Upon arrival (5 minutes early!) I greeted the troop leader, Lesley, and the scouts that I had met at the previous meeting.  Glad to be inside I shed a few layers and prepared for the opening ceremony.  When I was home over winter break I decided to bring my scout shirt back with me to wear at meetings/other events.  The scouts found it very interesting and we spent a considerable amount of time discussing the similarities and differences between my uniform and theirs.

After witnessing a flag ceremony I was informed that the scouts would be working on making/decorating troop t-shirts at the meeting.  My primary job consisted of cutting out cardboard squares for the scouts to mount their completed t-shirts on.  This was so the paint they were using to decorate them would dry easier.  This task took me longer than I expected  since my pocketknife was getting a little dull.

As the scouts were decorating their t-shirts I chatted with them about various subjects.  Two weeks ago the scouts attended Wintercamp at Gilwell Park, just outside of London.  Since I plan on visiting Gilwell within the next few weeks I asked the scouts about their winter camp experience and about the park itself.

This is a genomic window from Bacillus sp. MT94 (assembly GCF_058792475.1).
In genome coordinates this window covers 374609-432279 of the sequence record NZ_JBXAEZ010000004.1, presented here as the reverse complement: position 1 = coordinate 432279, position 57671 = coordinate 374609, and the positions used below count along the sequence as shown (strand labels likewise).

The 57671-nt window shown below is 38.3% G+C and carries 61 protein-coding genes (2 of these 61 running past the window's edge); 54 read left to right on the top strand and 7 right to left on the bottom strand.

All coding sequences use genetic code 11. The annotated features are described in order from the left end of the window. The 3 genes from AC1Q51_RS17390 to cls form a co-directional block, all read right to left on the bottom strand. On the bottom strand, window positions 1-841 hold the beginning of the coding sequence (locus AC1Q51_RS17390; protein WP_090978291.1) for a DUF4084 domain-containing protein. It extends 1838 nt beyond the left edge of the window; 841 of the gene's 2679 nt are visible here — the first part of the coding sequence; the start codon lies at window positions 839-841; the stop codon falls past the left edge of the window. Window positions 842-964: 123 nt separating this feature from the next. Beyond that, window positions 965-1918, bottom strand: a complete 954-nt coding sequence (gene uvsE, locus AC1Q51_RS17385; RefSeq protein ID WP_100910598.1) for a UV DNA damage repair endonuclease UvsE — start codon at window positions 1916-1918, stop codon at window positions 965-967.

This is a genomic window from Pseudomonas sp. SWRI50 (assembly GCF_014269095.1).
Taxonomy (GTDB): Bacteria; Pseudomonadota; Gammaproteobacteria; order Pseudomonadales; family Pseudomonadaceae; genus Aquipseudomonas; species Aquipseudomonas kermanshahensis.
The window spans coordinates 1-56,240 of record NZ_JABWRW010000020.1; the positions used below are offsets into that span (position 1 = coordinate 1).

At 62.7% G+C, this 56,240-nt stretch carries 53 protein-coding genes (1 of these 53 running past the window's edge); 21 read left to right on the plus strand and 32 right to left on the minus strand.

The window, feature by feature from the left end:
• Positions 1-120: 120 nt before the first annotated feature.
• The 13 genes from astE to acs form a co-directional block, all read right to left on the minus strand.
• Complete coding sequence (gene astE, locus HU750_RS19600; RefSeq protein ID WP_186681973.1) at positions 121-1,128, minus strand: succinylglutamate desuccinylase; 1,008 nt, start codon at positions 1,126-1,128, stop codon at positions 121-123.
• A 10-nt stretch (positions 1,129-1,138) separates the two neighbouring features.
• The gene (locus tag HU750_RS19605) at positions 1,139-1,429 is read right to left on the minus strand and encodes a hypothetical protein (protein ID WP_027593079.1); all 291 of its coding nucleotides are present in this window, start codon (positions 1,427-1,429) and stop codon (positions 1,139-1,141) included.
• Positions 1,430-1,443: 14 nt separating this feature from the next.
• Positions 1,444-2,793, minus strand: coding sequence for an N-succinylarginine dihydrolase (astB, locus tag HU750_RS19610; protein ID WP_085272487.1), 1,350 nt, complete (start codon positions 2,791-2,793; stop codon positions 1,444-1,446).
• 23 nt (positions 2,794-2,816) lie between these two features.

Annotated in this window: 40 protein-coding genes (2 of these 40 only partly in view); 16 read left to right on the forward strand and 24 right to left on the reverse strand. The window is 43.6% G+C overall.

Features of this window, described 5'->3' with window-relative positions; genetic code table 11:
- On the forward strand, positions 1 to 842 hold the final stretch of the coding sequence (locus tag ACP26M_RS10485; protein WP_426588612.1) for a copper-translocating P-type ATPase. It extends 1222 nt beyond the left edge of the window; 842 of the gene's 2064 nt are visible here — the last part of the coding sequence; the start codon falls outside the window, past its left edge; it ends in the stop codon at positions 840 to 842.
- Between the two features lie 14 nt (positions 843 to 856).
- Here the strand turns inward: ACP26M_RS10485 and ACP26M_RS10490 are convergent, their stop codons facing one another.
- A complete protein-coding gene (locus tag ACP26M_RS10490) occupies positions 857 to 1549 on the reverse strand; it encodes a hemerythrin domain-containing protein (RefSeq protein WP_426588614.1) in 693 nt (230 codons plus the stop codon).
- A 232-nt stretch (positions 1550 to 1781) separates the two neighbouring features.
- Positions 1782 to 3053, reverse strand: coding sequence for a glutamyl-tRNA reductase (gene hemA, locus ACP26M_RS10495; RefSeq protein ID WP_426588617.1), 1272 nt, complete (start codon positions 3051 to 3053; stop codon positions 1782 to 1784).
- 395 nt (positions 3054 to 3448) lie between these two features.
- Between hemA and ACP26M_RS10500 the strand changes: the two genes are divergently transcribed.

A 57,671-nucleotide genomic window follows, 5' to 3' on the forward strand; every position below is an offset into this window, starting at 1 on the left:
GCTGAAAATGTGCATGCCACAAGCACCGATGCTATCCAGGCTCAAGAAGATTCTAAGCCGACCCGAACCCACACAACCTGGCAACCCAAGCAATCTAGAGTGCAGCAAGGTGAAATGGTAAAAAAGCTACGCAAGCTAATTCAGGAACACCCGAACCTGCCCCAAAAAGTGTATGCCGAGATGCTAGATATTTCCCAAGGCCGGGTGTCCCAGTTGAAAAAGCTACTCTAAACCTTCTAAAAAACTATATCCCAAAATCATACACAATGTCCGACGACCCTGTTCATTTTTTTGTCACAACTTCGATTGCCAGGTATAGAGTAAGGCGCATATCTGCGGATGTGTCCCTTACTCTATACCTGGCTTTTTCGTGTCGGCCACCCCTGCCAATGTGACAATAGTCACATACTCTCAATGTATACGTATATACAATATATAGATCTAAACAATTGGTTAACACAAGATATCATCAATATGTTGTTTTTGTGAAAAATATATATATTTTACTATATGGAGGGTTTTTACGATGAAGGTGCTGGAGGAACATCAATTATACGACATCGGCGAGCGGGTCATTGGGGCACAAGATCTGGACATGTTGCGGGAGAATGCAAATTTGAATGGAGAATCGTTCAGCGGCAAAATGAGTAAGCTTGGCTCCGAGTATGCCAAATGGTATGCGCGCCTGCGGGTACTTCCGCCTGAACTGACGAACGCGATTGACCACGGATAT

One scout was decorating his t-shirt in the colors of Norwich FC because he is a big fan.  When I informed him that I was attending the Norwich vs. Hartlepool match tomorrow he was quite jealous.

We also spent a lot of time talking about education in the U.K. since a few of these scouts are preparing to take their A-Levels.  They asked me what I was studying at UEA and if I was enjoying my time in England.  Many of the scouts had very different academic interests but all seemed pretty sure of what they wanted to do as a career.  I found this interesting.  When I was 16 or 17 I had absolutely no idea what I wanted to major in at College, let alone know what I wanted to do for the rest of my life.  Even now I am unsure/change my mind from time to time.  Since many of the students that I have met at UEA seem to have their future planned out as well  I wonder whether it is simply a cultural phenomenon that American students are generally not as decisive  at an early age as English students when it comes to careers.  Maybe it was just that I, and many of my friends, knew that we wanted to attend liberal arts colleges but I think I am on to something here.